University of Twente Student Theses

Login

Physical activity and change in vigorous physical activity during the COVID-19 confinement in the Netherlands : possible associations with perceived vulnerability, self-efficacy and Big-five personality traits.

Heukelum, S.A. van (2020) Physical activity and change in vigorous physical activity during the COVID-19 confinement in the Netherlands : possible associations with perceived vulnerability, self-efficacy and Big-five personality traits.

[img] PDF
1MB
Abstract:Due to the Covid-19 measurements, Dutch citizens are requested to stay home as much as possible. Although this is necessary to contain the virus, this influences the amount of physical activity. Physical activity has a great impact on health and is therefore important. In this study physical activity and change in vigorous physical activity during the Covid-19 quarantine was researched (N=488). Personality, perceived vulnerability and self-efficacy for physical activity are measured to search for associations with physical activity and change in vigorous physical activity during this isolation. A cross-sectional design was used. The questionnaire measured physical activity (International Physical Activity Questionnaire, IPAQ), personality (Ten Item Personality Measurement, TIPI), perceived vulnerability (Perceived Vulnerability towards Disease Questionnaire, PVDQ) and self-efficacy towards 150 minutes per week of physical activity (Self-Efficacy Questionnaire, SEQ). Results suggest that since the Covid-19 isolation, the amount of physical activity increased, but not significantly. The amount of physical activity was positively associated with conscientiousness and self-efficacy. The change in amount of vigorous physical activity was negatively associated with perceived vulnerability. Further policy and interventions should focus on individuals who score high on perceived vulnerability and low on self-efficacy towards physical activity to promote physical activity during future confinements and provide help to increase self-efficacy and lower perceived vulnerability.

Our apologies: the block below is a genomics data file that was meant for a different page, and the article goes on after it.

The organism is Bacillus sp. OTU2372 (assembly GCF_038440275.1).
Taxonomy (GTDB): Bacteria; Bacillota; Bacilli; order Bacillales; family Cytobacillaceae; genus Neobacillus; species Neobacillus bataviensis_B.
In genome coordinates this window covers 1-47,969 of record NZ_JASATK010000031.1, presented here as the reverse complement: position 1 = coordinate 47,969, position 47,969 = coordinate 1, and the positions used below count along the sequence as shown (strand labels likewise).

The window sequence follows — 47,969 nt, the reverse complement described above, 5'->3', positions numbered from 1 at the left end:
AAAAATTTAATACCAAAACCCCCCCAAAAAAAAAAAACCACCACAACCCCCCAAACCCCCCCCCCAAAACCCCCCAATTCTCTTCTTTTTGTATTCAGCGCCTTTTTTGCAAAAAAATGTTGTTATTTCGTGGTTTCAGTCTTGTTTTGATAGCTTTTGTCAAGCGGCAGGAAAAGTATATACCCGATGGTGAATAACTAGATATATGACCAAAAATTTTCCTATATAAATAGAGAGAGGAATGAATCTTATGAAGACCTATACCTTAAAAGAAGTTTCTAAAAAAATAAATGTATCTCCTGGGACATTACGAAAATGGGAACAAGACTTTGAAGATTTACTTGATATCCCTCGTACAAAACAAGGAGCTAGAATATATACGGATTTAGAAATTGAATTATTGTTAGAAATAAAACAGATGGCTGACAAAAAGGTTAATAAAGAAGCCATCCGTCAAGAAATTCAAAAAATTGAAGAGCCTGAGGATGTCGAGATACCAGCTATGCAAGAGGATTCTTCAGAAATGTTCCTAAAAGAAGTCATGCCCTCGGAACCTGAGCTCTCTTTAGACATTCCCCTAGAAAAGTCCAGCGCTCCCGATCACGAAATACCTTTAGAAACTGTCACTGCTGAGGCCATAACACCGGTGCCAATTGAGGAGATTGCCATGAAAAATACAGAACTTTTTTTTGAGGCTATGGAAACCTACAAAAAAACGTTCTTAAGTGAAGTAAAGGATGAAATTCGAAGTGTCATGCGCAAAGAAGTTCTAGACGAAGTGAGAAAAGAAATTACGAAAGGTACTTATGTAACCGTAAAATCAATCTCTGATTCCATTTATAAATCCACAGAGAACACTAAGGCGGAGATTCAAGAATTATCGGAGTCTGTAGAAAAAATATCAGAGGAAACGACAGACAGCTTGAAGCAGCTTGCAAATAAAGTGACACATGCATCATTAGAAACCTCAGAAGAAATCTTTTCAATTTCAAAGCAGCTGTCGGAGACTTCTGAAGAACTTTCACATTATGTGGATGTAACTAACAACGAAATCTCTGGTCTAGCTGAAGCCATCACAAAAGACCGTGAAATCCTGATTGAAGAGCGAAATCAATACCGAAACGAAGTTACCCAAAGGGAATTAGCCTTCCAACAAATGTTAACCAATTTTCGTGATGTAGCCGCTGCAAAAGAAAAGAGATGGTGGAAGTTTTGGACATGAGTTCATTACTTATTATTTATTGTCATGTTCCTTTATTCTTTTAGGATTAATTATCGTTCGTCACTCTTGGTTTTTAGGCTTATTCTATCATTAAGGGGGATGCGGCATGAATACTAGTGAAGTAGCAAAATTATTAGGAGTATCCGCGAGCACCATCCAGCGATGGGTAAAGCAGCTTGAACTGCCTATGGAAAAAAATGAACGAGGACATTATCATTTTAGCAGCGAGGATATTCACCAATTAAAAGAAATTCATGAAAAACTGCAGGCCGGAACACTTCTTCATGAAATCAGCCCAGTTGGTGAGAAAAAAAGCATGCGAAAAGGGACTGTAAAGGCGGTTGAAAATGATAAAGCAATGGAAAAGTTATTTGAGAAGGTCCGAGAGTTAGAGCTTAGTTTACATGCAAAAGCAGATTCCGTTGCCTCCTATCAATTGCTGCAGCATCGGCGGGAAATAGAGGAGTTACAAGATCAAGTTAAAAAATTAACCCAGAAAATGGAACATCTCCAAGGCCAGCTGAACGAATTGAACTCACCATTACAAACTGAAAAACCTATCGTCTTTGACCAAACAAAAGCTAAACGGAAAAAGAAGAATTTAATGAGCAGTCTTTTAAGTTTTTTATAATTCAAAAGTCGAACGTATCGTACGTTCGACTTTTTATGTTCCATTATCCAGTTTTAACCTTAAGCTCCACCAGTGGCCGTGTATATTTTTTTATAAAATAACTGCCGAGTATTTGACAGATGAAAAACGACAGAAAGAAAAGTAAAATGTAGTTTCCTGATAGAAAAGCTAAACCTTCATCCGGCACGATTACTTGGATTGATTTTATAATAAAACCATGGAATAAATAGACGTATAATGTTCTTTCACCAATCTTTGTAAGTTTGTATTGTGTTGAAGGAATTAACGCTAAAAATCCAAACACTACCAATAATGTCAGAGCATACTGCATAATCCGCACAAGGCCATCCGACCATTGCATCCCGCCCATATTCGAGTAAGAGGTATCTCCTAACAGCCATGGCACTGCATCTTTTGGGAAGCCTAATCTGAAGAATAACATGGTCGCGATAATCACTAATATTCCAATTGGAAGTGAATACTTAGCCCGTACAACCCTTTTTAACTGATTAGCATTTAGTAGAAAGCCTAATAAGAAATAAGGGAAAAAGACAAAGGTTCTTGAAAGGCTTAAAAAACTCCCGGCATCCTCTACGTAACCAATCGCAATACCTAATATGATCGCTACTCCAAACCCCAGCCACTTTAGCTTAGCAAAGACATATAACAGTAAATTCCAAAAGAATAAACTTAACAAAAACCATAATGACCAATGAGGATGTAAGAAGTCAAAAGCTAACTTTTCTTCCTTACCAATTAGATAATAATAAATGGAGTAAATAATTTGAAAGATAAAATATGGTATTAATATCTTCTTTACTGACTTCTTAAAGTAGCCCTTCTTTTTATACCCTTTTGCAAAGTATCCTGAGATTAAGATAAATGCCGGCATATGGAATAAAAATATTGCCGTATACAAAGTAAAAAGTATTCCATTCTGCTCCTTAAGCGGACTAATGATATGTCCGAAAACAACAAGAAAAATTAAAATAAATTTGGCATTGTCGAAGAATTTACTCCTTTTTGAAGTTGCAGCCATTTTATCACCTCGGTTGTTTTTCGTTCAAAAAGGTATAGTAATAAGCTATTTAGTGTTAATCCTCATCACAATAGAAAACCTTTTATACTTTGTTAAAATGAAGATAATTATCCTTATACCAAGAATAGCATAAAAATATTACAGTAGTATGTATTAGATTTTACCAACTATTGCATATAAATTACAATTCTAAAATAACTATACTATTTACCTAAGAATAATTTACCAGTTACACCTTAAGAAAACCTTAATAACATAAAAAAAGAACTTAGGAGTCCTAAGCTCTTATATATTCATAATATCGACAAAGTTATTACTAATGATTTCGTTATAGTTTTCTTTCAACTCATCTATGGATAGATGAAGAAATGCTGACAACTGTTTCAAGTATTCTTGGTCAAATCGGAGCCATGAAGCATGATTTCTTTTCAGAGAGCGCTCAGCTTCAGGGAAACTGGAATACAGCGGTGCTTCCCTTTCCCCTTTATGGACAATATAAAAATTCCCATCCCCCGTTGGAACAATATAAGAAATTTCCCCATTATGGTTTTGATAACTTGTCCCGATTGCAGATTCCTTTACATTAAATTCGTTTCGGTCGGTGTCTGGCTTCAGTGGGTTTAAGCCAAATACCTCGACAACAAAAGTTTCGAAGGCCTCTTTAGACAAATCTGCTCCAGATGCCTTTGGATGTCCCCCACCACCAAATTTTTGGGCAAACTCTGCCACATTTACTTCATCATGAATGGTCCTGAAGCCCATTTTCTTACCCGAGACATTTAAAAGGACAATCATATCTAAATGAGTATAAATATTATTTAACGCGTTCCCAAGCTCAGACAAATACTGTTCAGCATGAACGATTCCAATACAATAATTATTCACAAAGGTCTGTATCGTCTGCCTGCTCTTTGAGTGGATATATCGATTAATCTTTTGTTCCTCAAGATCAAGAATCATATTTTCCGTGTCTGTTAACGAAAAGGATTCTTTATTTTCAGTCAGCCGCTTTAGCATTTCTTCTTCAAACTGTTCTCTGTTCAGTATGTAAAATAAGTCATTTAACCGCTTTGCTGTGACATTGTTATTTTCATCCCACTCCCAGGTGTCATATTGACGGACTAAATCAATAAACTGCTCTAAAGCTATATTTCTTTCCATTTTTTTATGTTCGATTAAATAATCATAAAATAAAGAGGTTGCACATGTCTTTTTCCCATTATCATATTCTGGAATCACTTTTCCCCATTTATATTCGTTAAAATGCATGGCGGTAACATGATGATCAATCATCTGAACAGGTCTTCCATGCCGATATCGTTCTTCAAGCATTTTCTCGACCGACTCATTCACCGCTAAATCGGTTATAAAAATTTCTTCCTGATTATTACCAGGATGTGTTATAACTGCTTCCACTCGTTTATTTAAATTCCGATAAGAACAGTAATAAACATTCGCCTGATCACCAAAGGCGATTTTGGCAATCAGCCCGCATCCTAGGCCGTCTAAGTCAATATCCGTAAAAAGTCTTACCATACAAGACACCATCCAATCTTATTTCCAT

Item Type:Essay (Bachelor)
Faculty:BMS: Behavioural, Management and Social Sciences
Subject:77 psychology
Programme:Psychology BSc (56604)
Link to this item:http://purl.utwente.nl/essays/82474
Export this item as:BibTeX
EndNote
HTML Citation
Reference Manager

 

Repository Staff Only: item control page